BAS contacts

S1/S2 Science criticisms: 1. 'Standards and quality in secondary schools 1995-2000: The Sciences', Scottish Executive, 2000, ISBN 1 84268 417 5'

2. 'Improving science education: 5-14'

The Earth is a balloon
James H. Jamieson

I met an old friend at a conference recently and sitting beside him waiting for the afternoon session to begin I asked him what it had felt like to be upsidedown for several weeks. He had just come back from Australia. Taking a couple of moments for the allusion to sink in, I got given a withering look. The chairman was about to commence speaking so I quickly recast the question, "Surely you did notice that you were upsidedown?" "You must be joking!" was the reply.

I make a habit of asking these questions to anyone I meet who has recently travelled to the Antipodes. It doesn’t really matter whether the person so questioned, as at that recent conference, is a physicist, or a youngster having a gap year. The response is the same. Nothing was noticed. The Earth is round? We all believe it is. But ask anyone how he knows that it is round and you are most unlikely to get a convincing answer.

I emailed some scientists wintering on the Antarctic last southern winter with the same question and back came the answer, "Orion! It’s upsidedown here relative to how you view it from the UK." Great though it was to get an intelligent answer, it won’t do, supporting as it does the flat earth and round earth theories equally nicely. If that surprises you imagine modelling the flat earth with a large meeting hall. The Sistine Chapel will do, a place associated with the theory of geocentricity long after it was discounted in Britain. The Chapel floor models the flat earth while the vaulted ceiling with its Michelangelo panels represents the heavens. The central panel has the famous scene of the creation of Adam. The outstretched arm of God almost makes finger contact with a similar outstretched arm of Adam. It puzzled me that I couldn’t tell who was who until the thought occurred that if man was made in the image of God, then they would be indistinguishable.

Entering the Chapel as you do from an end, imagine gazing at this central panel with its two figures, X on the left, Y on the right. Now walk to the far end of the Chapel turn round and look back at the panel. The scene has been inverted. X is now on the right and Y is on the left. The Orion answer does not convince.

Whitehead warned against holding what he called "‘inert ideas’ – that is to say, ideas that are merely received into the mind without being utilized, or tested, or thrown into fresh combinations". The round earth idea is one such. Others may be the heliocentric model for the earth and planetary motion, that moonshine is reflected sunlight, the atomicity of matter, atomic elements, and gravity. Why gravity? Why not levity? Flames rise!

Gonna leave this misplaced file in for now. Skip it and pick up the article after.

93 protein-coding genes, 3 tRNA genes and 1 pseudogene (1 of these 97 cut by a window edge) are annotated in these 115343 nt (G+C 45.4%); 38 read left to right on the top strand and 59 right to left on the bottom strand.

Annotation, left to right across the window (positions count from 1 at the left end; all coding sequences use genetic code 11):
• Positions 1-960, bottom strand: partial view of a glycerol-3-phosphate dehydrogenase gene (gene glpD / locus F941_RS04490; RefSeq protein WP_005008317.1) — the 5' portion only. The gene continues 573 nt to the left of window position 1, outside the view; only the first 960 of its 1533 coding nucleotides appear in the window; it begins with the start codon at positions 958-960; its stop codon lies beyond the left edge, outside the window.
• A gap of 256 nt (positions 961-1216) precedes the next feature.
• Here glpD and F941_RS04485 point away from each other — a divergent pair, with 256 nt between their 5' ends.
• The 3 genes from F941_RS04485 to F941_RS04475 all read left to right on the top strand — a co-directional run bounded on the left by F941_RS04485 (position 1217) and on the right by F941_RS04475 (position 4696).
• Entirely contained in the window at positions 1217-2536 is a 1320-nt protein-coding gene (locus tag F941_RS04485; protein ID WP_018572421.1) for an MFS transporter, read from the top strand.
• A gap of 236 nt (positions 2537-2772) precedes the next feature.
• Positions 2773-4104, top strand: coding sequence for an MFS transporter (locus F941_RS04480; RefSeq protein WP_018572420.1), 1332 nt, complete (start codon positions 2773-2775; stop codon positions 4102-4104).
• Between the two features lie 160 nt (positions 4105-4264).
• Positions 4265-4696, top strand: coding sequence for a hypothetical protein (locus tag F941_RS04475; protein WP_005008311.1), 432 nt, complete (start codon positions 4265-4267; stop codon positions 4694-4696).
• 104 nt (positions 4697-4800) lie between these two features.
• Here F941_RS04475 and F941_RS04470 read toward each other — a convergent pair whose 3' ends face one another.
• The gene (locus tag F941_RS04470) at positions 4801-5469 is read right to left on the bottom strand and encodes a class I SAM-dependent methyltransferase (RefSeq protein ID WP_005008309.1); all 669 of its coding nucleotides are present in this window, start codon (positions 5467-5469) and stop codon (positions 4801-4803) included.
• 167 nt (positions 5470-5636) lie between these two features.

How many of us ask "how do we know …..? Why do we believe ….?" questions? How do we know the earth is round? It is a reasonable question to set a class? Be patient waiting for the theory to be confirmed. It may take days or weeks for evidence to be collected, mostly second hand, for inferences to be made and for false inferences to be rejected. The moonshine question is a good one because evidence to substantiate the idea that moonshine is reflected sunlight can be directly collected, night after night, over a period of a month. The recent Inspectorate report on science teaching is generally critical of S1/S2 science and an over-reliance on worksheets. Call forth these ‘inert ideas’ that everyone believes, but few can justify, and test them, one by one.


To reminisce a little further,
by the time I returned from my second Antarctic trip, I could recognize most of the constellations and major stars.
Studying the stars night by night on the long voyage home, I would see that the elevation of each had shifted by a discrete amount.
The ship’s speed was 10 knots and its course was almost due north from the Southern Ocean to the UK.
Thus each day we sailed about 240 miles north, or 4º of latitude.
The night before we crossed the Equator, the Plough stood low in the North, its Pointers pointing to an as yet invisible Polaris, hidden beneath the horizon.
Overhead stood Virgo and Leo. Behind us, the Southern Cross, low in the South.
On the following night, Polaris sat about 2º above the ocean; the Plough was 4º higher; Spica, in Virgo, had shifted to the south of the zenith; and the Southern Cross was 4º lower.
By noting changes like these, night after night, you come to realize that the Earth is round.

To finish with a coda, on one homeward voyage we first picked up the BBC home service broadcasts just north of Madeira and tuned into the Lunchtime Concert on the Third Programme to listen to Brahms' First Symphony.

Our receiving aerial was a vertical dipole and, because we were still sailing into the NE Trades, the ship was pitching in the swell causing the aerial to oscillate with a
10º amplitude and a 10 s period.
The cosine response of the radio signal strength superposed a
0.1 Hz signal on the music – the sound level strengthened and faded with the pitching of the ship.

The final movement of the First Symphony is a succession of rolling, rollicking phrases: to hear it in counterpoint to the ocean swell seemed the most perfect union of human artistry and nature.

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